A wool rug is a beautiful, yet costly, addition to any home. Because of the nature of these natural fibers, cleaning wool rugs takes a special technique and extra care. Using the correct products will ensure that your wool rug is not damaged during cleaning.
One way to help keep a wool area rug from getting too dirty in the first place is to ask family members to take their shoes off in the home’s entryway. Shoes worn outdoors carry an amazing amount of dirt, and keeping this dirt off of your valuable rugs will go a long way toward keeping them clean. Even so, wool rugs should be vacuumed frequently and thoroughly cleaned about every 12 to 18 months.
Vacuuming Wool Rugs
Dirt, dust, and other debris rubs against the fibers of a wool rug and can actually damage them. It’s very important to use a quality vacuum to remove this debris on a regular basis, and wool area rugs should be vacuumed at least as often as regular carpeting. In the first few years of a rug’s life, it will shed the excess wool fibers left over from the weaving process. These fibers leave a fuzzy appearance all over the rug and should be vacuumed a few times each week.
- The vacuum’s height should be set to “high” so that the rotating brush does not create excessive agitation on the rug. Too much agitation will damage the wool fibers, lead to pilling, and may even cause shrinkage.
- The brushes on the beater bar should lightly touch the rug during vacuuming. The brushing will help remove deep down dirt without agitating the fibers too much.
- For the greatest suction, the vacuum bag or canister should be kept less than half full.
- The vacuum should be moved in a ‘V’ path instead of back and forth in straight lines. Alternating the direction of the vacuum’s path prevents the fibers from being crushed.
- Wool rugs can be turned upside down and the backside can be vacuumed as well.
About once a year, wool rugs should receive an overall cleaning to remove general grime that a vacuum can’t touch. This will brighten the rug, giving it an almost new appearance, and will extend its life.
To clean a wool rug at home, it should first be vacuumed well on both the front and back sides. The rug should be laid on a clean area outside, such as a porch or patio. A garden hose can be used to wet the rug with water.
Around a quarter cup of a gentle liquid cleanser should be briskly stirred into a bucket of cool water. With a clean cloth, sponge, or even a mop, the sudsy mixture can be spread over the rug. A wool rug should never be scrubbed since intense agitation will damage the natural fibers and could lead to shrinkage.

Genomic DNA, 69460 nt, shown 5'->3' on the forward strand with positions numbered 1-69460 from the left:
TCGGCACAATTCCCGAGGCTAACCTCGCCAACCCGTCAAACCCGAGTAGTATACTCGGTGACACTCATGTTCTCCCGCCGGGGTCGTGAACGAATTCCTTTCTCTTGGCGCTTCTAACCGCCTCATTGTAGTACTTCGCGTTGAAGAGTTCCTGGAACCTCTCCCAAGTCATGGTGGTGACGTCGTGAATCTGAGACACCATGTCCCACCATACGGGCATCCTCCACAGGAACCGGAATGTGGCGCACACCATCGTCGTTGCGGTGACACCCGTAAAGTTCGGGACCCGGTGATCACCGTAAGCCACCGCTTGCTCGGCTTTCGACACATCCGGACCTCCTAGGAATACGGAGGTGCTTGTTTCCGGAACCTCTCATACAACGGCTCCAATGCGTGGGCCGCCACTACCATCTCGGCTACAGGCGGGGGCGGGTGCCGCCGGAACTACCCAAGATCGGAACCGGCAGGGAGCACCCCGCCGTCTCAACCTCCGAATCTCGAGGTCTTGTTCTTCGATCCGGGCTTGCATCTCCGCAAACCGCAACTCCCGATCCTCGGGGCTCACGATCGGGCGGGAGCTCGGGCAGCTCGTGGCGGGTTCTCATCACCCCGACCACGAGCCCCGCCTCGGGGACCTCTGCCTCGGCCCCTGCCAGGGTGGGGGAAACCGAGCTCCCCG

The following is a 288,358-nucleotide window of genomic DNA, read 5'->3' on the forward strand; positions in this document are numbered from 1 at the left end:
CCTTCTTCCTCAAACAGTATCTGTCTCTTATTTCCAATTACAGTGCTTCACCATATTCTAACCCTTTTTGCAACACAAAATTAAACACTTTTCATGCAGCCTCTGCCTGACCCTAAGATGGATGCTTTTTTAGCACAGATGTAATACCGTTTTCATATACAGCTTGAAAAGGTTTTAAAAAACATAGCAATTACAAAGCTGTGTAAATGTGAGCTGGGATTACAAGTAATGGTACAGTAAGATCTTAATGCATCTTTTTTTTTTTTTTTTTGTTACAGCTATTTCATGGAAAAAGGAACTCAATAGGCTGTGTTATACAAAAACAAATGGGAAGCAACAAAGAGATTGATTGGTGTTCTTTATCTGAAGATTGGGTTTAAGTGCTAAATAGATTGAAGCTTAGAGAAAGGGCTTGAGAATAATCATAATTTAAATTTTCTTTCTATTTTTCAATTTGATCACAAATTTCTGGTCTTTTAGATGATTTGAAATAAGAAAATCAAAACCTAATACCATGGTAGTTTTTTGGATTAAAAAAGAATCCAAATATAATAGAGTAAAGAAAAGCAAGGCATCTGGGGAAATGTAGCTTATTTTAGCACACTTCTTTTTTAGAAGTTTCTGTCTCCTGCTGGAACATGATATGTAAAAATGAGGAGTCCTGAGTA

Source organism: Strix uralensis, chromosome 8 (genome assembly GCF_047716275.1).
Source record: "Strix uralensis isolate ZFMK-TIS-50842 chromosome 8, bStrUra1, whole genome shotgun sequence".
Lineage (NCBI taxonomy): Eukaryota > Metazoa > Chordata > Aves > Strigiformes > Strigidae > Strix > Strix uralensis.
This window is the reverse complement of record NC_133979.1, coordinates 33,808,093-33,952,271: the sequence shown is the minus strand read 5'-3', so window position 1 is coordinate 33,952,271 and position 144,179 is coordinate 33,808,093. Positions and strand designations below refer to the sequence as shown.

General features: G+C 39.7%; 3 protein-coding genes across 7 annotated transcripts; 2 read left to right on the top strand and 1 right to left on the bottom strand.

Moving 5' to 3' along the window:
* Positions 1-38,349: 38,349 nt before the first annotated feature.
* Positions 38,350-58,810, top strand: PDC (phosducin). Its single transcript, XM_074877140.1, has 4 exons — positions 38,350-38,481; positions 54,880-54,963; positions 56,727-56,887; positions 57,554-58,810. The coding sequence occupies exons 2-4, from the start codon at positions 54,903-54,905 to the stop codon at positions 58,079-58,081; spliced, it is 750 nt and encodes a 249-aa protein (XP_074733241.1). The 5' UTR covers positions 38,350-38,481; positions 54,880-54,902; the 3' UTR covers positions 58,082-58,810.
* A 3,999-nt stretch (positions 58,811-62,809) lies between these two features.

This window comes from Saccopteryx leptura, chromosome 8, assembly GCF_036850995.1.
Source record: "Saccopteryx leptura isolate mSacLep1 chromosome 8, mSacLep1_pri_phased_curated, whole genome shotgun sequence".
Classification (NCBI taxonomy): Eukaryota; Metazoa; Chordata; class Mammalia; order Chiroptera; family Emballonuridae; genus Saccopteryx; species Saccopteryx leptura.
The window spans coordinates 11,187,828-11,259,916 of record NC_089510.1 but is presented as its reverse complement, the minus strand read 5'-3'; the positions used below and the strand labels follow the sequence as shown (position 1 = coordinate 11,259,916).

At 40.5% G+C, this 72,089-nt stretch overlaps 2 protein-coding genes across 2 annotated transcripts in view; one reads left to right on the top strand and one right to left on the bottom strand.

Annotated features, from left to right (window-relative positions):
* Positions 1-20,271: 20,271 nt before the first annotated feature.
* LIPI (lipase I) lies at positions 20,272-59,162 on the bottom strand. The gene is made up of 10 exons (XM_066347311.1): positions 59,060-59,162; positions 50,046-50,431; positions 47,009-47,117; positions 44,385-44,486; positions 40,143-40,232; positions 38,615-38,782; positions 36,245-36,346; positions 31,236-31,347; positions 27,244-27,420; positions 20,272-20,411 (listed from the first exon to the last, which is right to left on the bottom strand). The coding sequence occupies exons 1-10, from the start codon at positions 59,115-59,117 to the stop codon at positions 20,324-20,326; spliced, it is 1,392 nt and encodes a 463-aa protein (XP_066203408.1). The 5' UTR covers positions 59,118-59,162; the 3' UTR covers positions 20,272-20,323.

After soaping up the entire rug, it can be rinsed with the garden hose. All traces of soap suds should be rinsed away. (Eucalan Woolwash does not actually require rinsing.)
Clean white towels can be laid over the rug, and then the whole thing should be rolled up together. The towels will absorb much of the water, and it can help to stand on the rolled-up rug to press out more water. The rug can be rolled up with dry towels again until very little water is absorbed into the towels. A wet/dry vac or a carpet cleaning machine can be used to help pull out excess water if desired.
The cleaned wool rug should be laid flat to dry but should not spend more than a few hours in direct sunlight. The sun’s rays can cause both shrinkage and fading of the rug’s colors. The wool rug must be allowed to dry fully before being placed on a carpeted floor or having furniture placed on it. Remaining moisture can lead to mildew.
Professional Wool Rug Cleaning
Professionals are available to wash wool rugs for anyone who prefers not to take care of it at home. Some professionals offer steam cleaning, while others caution that steam cleaning can actually be harmful for wool rugs. Heat and friction can cause wool to shrink, and steam cleaning involves both. Discuss this option and its risks with a professional if interested.
Stains should be cleaned up immediately to prevent setting in permanently. A clean white towel should be used to absorb as much of the spill as possible. (Colored towels can transfer their dyes to the wool rug and should never be used.) Because of potential damage or shrinkage of fibers, stains should not be scrubbed but should only be blotted and pressed. If a large amount of a more solid matter has been dropped onto the rug, a spoon can be used to gently scoop the matter up.
Dry foam cleaning products make an efficient and safe way to clean up stains on wool area rugs. These products don’t use much water, which means the rug will dry quickly without the risk of developing mildew. The label directions should be followed carefully and usually include working the foam into the rug fibers, allowing it to dry, and them vacuuming up the remaining residue.
Cleaners to Avoid
Some cleaners can severely damage a wool rug and should be avoided.
- Oxygen-based “Oxy” cleaners or hydrogen peroxide
- Alkaline cleaners including soda ash
- Dry Powder cleaners – These can leave a residue that is virtually impossible to remove.
- Cleaning wool rugs can be accomplished with a little time and effort and the right cleaning products. By cleaning spills right away and giving wool rugs a thoroughly yearly cleaning, your wool area rugs can be kept looking their best and brightest for many years.